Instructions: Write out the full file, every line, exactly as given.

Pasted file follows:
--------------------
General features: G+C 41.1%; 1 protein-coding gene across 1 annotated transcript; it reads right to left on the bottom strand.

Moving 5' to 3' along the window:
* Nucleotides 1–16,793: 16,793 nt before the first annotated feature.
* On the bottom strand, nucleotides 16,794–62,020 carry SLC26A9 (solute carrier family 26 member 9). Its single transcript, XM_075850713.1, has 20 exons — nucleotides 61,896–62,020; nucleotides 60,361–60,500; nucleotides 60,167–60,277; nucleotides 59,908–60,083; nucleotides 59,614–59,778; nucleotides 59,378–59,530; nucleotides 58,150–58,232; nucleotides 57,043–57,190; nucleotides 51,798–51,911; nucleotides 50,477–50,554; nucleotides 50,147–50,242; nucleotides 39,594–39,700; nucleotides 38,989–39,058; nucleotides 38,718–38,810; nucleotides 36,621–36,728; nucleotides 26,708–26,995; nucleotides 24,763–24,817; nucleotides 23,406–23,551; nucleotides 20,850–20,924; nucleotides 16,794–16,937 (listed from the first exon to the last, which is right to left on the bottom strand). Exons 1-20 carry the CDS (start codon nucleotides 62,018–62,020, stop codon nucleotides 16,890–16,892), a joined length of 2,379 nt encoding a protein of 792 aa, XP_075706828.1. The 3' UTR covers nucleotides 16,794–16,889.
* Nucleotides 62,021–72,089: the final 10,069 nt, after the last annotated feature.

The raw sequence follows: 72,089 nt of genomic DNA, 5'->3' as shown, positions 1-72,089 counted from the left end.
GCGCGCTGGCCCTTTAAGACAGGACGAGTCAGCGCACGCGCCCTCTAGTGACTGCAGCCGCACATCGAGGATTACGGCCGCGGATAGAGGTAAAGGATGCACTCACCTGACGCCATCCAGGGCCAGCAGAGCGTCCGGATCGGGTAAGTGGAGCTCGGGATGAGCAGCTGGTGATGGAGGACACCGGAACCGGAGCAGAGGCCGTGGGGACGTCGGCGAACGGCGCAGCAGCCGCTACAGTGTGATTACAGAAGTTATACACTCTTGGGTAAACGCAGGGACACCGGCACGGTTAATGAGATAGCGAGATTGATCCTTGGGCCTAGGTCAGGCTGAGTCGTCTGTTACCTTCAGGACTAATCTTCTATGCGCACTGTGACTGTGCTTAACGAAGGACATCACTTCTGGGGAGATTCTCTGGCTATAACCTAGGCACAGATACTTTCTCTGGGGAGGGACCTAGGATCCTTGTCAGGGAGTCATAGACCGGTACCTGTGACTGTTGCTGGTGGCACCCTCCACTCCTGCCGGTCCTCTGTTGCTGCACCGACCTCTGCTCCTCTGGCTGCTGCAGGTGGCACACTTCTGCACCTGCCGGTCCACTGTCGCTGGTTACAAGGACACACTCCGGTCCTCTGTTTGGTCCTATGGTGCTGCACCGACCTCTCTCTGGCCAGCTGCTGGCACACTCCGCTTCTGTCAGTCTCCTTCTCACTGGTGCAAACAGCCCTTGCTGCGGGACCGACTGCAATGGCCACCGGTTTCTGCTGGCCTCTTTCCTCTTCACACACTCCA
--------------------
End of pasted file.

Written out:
General features: G+C 41.1%; 1 protein-coding gene across 1 annotated transcript; it reads right to left on the bottom strand.

Moving 5' to 3' along the window:
* Nucleotides 1–16,793: 16,793 nt before the first annotated feature.
* On the bottom strand, nucleotides 16,794–62,020 carry SLC26A9 (solute carrier family 26 member 9). Its single transcript, XM_075850713.1, has 20 exons — nucleotides 61,896–62,020; nucleotides 60,361–60,500; nucleotides 60,167–60,277; nucleotides 59,908–60,083; nucleotides 59,614–59,778; nucleotides 59,378–59,530; nucleotides 58,150–58,232; nucleotides 57,043–57,190; nucleotides 51,798–51,911; nucleotides 50,477–50,554; nucleotides 50,147–50,242; nucleotides 39,594–39,700; nucleotides 38,989–39,058; nucleotides 38,718–38,810; nucleotides 36,621–36,728; nucleotides 26,708–26,995; nucleotides 24,763–24,817; nucleotides 23,406–23,551; nucleotides 20,850–20,924; nucleotides 16,794–16,937 (listed from the first exon to the last, which is right to left on the bottom strand). Exons 1-20 carry the CDS (start codon nucleotides 62,018–62,020, stop codon nucleotides 16,890–16,892), a joined length of 2,379 nt encoding a protein of 792 aa, XP_075706828.1. The 3' UTR covers nucleotides 16,794–16,889.
* Nucleotides 62,021–72,089: the final 10,069 nt, after the last annotated feature.

The raw sequence follows: 72,089 nt of genomic DNA, 5'->3' as shown, positions 1-72,089 counted from the left end.
GCGCGCTGGCCCTTTAAGACAGGACGAGTCAGCGCACGCGCCCTCTAGTGACTGCAGCCGCACATCGAGGATTACGGCCGCGGATAGAGGTAAAGGATGCACTCACCTGACGCCATCCAGGGCCAGCAGAGCGTCCGGATCGGGTAAGTGGAGCTCGGGATGAGCAGCTGGTGATGGAGGACACCGGAACCGGAGCAGAGGCCGTGGGGACGTCGGCGAACGGCGCAGCAGCCGCTACAGTGTGATTACAGAAGTTATACACTCTTGGGTAAACGCAGGGACACCGGCACGGTTAATGAGATAGCGAGATTGATCCTTGGGCCTAGGTCAGGCTGAGTCGTCTGTTACCTTCAGGACTAATCTTCTATGCGCACTGTGACTGTGCTTAACGAAGGACATCACTTCTGGGGAGATTCTCTGGCTATAACCTAGGCACAGATACTTTCTCTGGGGAGGGACCTAGGATCCTTGTCAGGGAGTCATAGACCGGTACCTGTGACTGTTGCTGGTGGCACCCTCCACTCCTGCCGGTCCTCTGTTGCTGCACCGACCTCTGCTCCTCTGGCTGCTGCAGGTGGCACACTTCTGCACCTGCCGGTCCACTGTCGCTGGTTACAAGGACACACTCCGGTCCTCTGTTTGGTCCTATGGTGCTGCACCGACCTCTCTCTGGCCAGCTGCTGGCACACTCCGCTTCTGTCAGTCTCCTTCTCACTGGTGCAAACAGCCCTTGCTGCGGGACCGACTGCAATGGCCACCGGTTTCTGCTGGCCTCTTTCCTCTTCACACACTCCA